Banks put customers in Swift Catch-22
'Please treat my data with disrespect'
Bank customers wanting to make international transactions are being asked to sign a waiver to allow their personal details and financial records to be scanned by US anti-terror investigators.
The waivers put customers in the same Catch-22 European data protection officials found themselves in after it emerged that the US had been snooping on the world's international financial transactions in the hope of picking up some transnational insurgents.
According to reports received by The Register, people wanting to make international money transfers using the Belgian-based international banking co-operative Swift (as most do), have been asked to sign a form giving their approval for details of their transaction to be disclosed "to any Government entity, regulatory authority or to any person we reasonably think necessary for these purposes".
These purposes being "fighting crime and terrorism" and "any applicable laws".
The disclaimer warns: "This may mean that personal information will be transferred outside the EEA to countries, which do not provide the same level of data protection as the UK."
This is illegal under EU law, which says data should not be sent to countries that don't give people the same data protection rights.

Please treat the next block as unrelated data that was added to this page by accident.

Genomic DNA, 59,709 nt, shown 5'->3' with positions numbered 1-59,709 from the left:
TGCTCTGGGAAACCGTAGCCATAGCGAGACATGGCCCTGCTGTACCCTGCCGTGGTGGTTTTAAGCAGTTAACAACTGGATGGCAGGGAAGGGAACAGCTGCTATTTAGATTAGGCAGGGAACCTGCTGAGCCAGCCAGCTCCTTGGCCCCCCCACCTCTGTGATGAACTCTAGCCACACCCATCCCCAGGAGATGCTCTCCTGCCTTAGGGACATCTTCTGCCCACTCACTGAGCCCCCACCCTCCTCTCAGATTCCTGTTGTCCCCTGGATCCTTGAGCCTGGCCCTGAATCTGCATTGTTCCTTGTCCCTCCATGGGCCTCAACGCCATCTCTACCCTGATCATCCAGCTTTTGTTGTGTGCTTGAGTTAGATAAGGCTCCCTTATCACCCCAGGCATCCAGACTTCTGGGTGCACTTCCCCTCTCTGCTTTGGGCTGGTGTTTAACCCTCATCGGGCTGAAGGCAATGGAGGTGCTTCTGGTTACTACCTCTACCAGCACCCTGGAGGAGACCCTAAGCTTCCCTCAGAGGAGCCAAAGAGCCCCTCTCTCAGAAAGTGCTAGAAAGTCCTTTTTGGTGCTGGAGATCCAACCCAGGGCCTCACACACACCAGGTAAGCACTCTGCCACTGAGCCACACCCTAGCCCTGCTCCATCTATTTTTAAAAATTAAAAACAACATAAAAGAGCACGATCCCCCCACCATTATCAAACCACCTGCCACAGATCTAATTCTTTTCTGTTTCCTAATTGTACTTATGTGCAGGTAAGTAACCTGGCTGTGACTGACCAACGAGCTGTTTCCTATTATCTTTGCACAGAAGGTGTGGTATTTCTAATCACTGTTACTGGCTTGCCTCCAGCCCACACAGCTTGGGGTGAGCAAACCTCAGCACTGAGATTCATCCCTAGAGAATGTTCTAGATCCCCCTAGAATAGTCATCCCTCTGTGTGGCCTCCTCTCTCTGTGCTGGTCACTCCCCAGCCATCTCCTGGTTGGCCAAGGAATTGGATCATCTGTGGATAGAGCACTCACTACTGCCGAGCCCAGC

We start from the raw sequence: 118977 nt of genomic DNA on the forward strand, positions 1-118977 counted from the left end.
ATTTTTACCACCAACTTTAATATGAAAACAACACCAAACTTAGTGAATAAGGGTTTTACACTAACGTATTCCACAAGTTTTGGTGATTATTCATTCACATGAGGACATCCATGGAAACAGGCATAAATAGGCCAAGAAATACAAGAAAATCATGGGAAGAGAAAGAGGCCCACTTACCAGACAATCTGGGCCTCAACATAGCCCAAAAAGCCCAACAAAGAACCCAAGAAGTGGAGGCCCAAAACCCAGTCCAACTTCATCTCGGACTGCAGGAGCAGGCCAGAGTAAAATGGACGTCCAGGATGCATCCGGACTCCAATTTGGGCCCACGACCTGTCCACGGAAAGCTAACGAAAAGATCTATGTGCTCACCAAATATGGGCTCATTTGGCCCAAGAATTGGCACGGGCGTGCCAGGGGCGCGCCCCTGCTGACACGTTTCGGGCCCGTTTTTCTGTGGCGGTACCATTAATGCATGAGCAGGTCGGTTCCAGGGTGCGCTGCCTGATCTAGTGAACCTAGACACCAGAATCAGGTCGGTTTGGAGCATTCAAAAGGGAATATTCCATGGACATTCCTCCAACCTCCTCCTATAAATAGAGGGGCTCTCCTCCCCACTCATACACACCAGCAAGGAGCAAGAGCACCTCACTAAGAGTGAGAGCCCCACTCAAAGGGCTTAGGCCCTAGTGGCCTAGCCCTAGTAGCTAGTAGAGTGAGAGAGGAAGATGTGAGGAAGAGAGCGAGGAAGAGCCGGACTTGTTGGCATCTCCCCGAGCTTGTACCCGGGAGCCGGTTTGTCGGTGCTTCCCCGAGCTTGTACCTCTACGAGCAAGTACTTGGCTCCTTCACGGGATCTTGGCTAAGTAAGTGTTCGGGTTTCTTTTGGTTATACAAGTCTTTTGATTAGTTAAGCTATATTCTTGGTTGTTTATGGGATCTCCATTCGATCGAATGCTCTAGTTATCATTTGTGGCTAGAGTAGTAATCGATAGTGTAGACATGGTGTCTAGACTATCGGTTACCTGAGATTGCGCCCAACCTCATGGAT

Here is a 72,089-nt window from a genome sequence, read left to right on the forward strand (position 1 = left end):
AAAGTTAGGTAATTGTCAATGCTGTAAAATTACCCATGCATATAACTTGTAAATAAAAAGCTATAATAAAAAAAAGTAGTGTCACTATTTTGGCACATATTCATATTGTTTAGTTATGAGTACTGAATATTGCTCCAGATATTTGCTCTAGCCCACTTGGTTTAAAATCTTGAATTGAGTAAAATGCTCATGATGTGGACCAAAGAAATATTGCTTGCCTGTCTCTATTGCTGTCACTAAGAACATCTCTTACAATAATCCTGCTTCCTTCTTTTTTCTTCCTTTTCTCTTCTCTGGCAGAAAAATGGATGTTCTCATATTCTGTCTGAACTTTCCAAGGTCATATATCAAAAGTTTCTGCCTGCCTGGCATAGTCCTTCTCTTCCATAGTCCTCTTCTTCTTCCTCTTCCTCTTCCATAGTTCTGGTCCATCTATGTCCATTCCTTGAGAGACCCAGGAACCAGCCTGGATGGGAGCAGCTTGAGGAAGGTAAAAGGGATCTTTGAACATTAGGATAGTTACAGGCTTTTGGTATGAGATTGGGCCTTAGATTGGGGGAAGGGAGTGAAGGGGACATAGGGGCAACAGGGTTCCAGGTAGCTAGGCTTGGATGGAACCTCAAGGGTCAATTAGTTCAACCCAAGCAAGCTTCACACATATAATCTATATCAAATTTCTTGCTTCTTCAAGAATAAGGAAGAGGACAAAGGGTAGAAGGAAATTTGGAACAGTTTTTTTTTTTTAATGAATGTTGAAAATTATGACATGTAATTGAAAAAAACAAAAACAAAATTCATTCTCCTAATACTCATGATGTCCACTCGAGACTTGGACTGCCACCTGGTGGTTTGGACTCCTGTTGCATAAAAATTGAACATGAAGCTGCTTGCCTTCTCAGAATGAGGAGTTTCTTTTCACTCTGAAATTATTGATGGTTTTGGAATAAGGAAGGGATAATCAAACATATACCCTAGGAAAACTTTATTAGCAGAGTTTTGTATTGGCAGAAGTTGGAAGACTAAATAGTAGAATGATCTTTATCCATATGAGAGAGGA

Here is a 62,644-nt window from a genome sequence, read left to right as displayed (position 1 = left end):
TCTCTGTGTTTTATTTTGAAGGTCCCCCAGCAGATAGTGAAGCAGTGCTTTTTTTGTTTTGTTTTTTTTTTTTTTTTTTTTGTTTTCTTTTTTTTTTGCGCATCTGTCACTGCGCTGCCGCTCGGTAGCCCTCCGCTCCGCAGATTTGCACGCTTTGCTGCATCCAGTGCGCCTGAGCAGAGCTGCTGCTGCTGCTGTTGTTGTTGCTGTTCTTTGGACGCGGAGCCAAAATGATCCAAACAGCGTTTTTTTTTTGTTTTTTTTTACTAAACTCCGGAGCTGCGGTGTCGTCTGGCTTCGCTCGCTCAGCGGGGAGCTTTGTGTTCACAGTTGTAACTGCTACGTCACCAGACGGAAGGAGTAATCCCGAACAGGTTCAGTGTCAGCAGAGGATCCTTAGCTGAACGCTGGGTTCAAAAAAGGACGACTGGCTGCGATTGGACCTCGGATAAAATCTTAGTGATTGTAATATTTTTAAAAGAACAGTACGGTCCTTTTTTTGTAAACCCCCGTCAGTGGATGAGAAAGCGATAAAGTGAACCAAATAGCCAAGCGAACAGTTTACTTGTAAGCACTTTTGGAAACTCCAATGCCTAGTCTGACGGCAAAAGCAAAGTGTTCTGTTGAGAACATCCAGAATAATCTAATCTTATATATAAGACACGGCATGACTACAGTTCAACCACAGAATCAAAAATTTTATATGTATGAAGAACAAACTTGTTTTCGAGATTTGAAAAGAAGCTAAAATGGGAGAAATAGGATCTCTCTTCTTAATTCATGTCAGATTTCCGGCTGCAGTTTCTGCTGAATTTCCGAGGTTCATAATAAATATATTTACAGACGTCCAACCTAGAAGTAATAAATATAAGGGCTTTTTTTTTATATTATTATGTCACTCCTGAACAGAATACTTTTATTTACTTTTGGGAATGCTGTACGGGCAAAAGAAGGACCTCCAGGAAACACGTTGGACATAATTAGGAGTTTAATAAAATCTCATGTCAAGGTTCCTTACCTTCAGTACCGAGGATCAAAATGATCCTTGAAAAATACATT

Yet if customers don't sign away their privacy rights to foreign governments in the name of the "war on terror", they will find it very difficult to make international payments.
This was the same dilemma faced by the EU data protection authorities when they investigated the Swift situation earlier this year. The US was going to take Swift's records no matter what the EU authorities thought about their comparatively inferior data protection laws. And as there was no alternative to Swift, the only solution was for Swift to pull its US servers back onto European soil.
The US and EU are presently trying to harmonise their data protection laws to make such waivers unnecessary. EU law requires police to have good reason for going into people's private records. But proposals are being passed that might water these protections down. ®
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